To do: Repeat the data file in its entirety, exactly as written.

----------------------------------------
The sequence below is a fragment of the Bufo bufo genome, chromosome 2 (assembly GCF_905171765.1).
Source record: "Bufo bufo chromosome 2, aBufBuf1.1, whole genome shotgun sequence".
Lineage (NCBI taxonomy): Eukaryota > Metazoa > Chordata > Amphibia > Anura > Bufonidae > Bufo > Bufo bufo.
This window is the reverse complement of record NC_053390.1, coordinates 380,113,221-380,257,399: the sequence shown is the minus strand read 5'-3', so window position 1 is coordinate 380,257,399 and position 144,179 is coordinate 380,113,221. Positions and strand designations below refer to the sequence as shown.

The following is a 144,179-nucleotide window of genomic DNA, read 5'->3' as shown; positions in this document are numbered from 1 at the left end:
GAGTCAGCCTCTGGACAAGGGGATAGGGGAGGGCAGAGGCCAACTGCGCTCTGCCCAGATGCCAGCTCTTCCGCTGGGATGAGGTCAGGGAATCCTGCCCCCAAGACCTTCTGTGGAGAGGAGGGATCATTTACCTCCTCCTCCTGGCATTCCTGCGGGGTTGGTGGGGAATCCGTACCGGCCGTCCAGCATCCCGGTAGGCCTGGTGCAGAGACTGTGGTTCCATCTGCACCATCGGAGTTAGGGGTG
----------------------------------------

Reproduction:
The sequence below is a fragment of the Bufo bufo genome, chromosome 2 (assembly GCF_905171765.1).
Source record: "Bufo bufo chromosome 2, aBufBuf1.1, whole genome shotgun sequence".
Lineage (NCBI taxonomy): Eukaryota > Metazoa > Chordata > Amphibia > Anura > Bufonidae > Bufo > Bufo bufo.
This window is the reverse complement of record NC_053390.1, coordinates 380,113,221-380,257,399: the sequence shown is the minus strand read 5'-3', so window position 1 is coordinate 380,257,399 and position 144,179 is coordinate 380,113,221. Positions and strand designations below refer to the sequence as shown.

The following is a 144,179-nucleotide window of genomic DNA, read 5'->3' as shown; positions in this document are numbered from 1 at the left end:
GAGTCAGCCTCTGGACAAGGGGATAGGGGAGGGCAGAGGCCAACTGCGCTCTGCCCAGATGCCAGCTCTTCCGCTGGGATGAGGTCAGGGAATCCTGCCCCCAAGACCTTCTGTGGAGAGGAGGGATCATTTACCTCCTCCTCCTGGCATTCCTGCGGGGTTGGTGGGGAATCCGTACCGGCCGTCCAGCATCCCGGTAGGCCTGGTGCAGAGACTGTGGTTCCATCTGCACCATCGGAGTTAGGGGTG